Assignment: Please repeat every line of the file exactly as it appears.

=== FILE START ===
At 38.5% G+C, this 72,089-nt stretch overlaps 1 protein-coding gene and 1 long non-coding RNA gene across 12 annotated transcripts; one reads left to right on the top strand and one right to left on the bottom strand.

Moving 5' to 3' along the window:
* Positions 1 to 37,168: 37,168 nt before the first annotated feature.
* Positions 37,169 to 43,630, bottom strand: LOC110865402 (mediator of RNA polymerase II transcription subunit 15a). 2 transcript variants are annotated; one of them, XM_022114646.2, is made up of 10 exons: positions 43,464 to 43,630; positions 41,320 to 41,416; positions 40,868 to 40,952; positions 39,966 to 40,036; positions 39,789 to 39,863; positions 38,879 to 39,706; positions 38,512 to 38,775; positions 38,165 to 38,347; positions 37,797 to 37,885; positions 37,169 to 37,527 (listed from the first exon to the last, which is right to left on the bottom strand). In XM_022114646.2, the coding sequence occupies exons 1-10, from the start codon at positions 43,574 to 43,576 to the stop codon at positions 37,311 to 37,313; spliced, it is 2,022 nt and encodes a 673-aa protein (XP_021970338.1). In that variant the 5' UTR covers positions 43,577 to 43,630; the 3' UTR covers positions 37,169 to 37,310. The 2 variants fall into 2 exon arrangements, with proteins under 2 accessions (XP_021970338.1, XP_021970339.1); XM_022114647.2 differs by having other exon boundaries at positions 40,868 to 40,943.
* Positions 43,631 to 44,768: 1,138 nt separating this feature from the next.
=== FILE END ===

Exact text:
At 38.5% G+C, this 72,089-nt stretch overlaps 1 protein-coding gene and 1 long non-coding RNA gene across 12 annotated transcripts; one reads left to right on the top strand and one right to left on the bottom strand.

Moving 5' to 3' along the window:
* Positions 1 to 37,168: 37,168 nt before the first annotated feature.
* Positions 37,169 to 43,630, bottom strand: LOC110865402 (mediator of RNA polymerase II transcription subunit 15a). 2 transcript variants are annotated; one of them, XM_022114646.2, is made up of 10 exons: positions 43,464 to 43,630; positions 41,320 to 41,416; positions 40,868 to 40,952; positions 39,966 to 40,036; positions 39,789 to 39,863; positions 38,879 to 39,706; positions 38,512 to 38,775; positions 38,165 to 38,347; positions 37,797 to 37,885; positions 37,169 to 37,527 (listed from the first exon to the last, which is right to left on the bottom strand). In XM_022114646.2, the coding sequence occupies exons 1-10, from the start codon at positions 43,574 to 43,576 to the stop codon at positions 37,311 to 37,313; spliced, it is 2,022 nt and encodes a 673-aa protein (XP_021970338.1). In that variant the 5' UTR covers positions 43,577 to 43,630; the 3' UTR covers positions 37,169 to 37,310. The 2 variants fall into 2 exon arrangements, with proteins under 2 accessions (XP_021970338.1, XP_021970339.1); XM_022114647.2 differs by having other exon boundaries at positions 40,868 to 40,943.
* Positions 43,631 to 44,768: 1,138 nt separating this feature from the next.